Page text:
The vector of additional controls, Z, firstly includes the student’s field of study. Following the classification used by the European Research Council (ERC) to organize disciplines with coherent research domains, we group students in three fields of study or ERC sectors: Social Sciences and Humanities, Physical Sciences and Engineering, and Life Sciences. Although the enrolment decision is a selection process reflecting students’ preferences for the degree programmes, we show that the distribution of personality traits across majors of study, holding the conditional independence assumption, is as good as random once controlling for the set of predetermined characteristics X. Moreover, vector Z accounts for individual-specific municipality/province of residence fixed effects that may help explaining heterogeneity in the outcome variable for the following reasons. First, the time for travelling to and from the university may differ significantly across students of different areas and affect their performance. Second, the short-term opportunity-cost of studying versus leisure time may vary significantly across different (although close) areas. Third, different expectations on the job opportunities in the local labour market may be another source of variation in academic performance. Following the same logic as above, since the number of university credits is a function of personality traits, we cannot include this information in the set of controls [79].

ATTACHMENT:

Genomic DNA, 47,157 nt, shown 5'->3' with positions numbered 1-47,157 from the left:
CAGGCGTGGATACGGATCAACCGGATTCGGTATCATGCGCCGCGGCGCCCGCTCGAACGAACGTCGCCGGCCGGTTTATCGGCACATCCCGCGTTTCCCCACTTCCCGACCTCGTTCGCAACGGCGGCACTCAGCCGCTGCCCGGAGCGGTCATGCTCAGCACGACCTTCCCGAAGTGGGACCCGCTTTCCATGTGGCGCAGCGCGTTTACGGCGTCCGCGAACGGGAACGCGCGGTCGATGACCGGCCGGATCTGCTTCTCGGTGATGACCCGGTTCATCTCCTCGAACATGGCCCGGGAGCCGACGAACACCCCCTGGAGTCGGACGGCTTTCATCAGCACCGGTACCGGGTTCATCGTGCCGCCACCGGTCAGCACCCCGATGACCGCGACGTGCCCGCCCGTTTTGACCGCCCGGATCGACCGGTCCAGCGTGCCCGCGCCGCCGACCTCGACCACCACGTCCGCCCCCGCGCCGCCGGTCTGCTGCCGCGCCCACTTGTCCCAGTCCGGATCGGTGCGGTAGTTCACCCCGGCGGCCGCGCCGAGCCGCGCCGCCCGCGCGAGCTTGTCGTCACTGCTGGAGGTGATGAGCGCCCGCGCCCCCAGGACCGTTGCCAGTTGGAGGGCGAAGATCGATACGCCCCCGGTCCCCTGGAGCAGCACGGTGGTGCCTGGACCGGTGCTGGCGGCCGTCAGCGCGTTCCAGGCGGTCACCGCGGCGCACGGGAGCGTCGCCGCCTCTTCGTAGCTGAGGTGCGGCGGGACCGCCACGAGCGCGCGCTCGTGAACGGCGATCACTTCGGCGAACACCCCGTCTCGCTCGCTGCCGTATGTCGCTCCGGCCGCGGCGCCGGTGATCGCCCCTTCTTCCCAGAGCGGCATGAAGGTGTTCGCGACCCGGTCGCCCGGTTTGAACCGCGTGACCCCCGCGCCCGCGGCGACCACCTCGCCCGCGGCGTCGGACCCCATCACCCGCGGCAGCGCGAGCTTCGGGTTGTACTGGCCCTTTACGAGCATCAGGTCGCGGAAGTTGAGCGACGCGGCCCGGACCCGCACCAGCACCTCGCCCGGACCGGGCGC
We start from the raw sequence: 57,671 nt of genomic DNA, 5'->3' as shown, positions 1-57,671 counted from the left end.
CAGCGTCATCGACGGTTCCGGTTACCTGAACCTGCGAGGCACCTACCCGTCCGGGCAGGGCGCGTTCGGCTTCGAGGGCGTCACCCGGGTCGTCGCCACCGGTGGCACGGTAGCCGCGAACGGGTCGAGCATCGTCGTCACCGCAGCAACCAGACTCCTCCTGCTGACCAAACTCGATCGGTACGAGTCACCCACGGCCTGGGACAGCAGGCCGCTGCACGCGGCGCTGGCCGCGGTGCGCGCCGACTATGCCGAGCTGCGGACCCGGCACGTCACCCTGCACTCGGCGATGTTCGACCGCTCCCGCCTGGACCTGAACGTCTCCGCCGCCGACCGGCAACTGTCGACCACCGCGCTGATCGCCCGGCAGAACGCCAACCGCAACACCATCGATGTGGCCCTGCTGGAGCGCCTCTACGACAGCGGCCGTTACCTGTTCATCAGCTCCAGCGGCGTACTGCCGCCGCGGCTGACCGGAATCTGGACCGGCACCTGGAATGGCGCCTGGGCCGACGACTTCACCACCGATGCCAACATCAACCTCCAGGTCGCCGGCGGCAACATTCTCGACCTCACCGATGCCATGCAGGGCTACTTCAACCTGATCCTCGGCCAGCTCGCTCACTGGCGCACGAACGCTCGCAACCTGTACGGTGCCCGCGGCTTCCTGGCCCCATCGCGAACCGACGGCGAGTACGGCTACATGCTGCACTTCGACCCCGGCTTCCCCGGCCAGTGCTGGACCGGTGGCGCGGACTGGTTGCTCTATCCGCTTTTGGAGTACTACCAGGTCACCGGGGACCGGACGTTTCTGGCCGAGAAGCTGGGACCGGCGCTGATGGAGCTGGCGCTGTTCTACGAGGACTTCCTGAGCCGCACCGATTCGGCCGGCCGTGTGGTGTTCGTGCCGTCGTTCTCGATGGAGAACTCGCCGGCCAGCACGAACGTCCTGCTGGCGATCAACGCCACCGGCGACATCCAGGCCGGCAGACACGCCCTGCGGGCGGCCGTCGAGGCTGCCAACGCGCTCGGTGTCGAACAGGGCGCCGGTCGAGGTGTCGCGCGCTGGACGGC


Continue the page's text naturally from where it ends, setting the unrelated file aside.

Since students of the same degree programme are exposed to common unobservable components that influence their university pathway and involving, for instance, interactions with the peers, class size, course content and teaching style, we account for correlated observations within a degree programme by adjusting standard errors for clustering.

As mentioned in the previous section, the dataset does not include 860 observations on students not reporting grades. While the fact that a sizeable proportion of students do not register any exams during the year is quite common in public and large Italian universities, the estimates could be biased if the selection process depends on unobservable factors which influence the GPA and relate to personality traits. However, the Big Five traits appear balanced between the groups of students with and without grades, and the estimates are robust to fitting a double hurdle model which accounts for left censoring in the GPA scores.

We consider the validity of the empirical approach used in this paper against potential endogeneity concerns arising from measurement error, reverse causality and omitted variables.

First, an important issue is the influence on the estimates of measurement error possibly contained in self-reported factor scores. For instance, even unconsciously respondents may distort self-reports of personality traits to respond in a socially desirable manner [16]. However, several facts reassure us on this respect. First, the applicants who participated in the web-survey were aware that the data provided by filling in the personality inventory served research purposes only. Second, if the measurement error is classical (random), the only effect on estimates is on standard errors that, becoming larger, determine a reduction in the statistical significance of estimated coefficients. Third, the literature suggests how induced faking behaviour in a hypothetical scenario at the time of university admission does not affect the criterion validity of personality domain-scores relative to examination performance [86] and the impact of social desirability on the relationship between the Big Five personality traits and cumulative college GPA is minimal [87].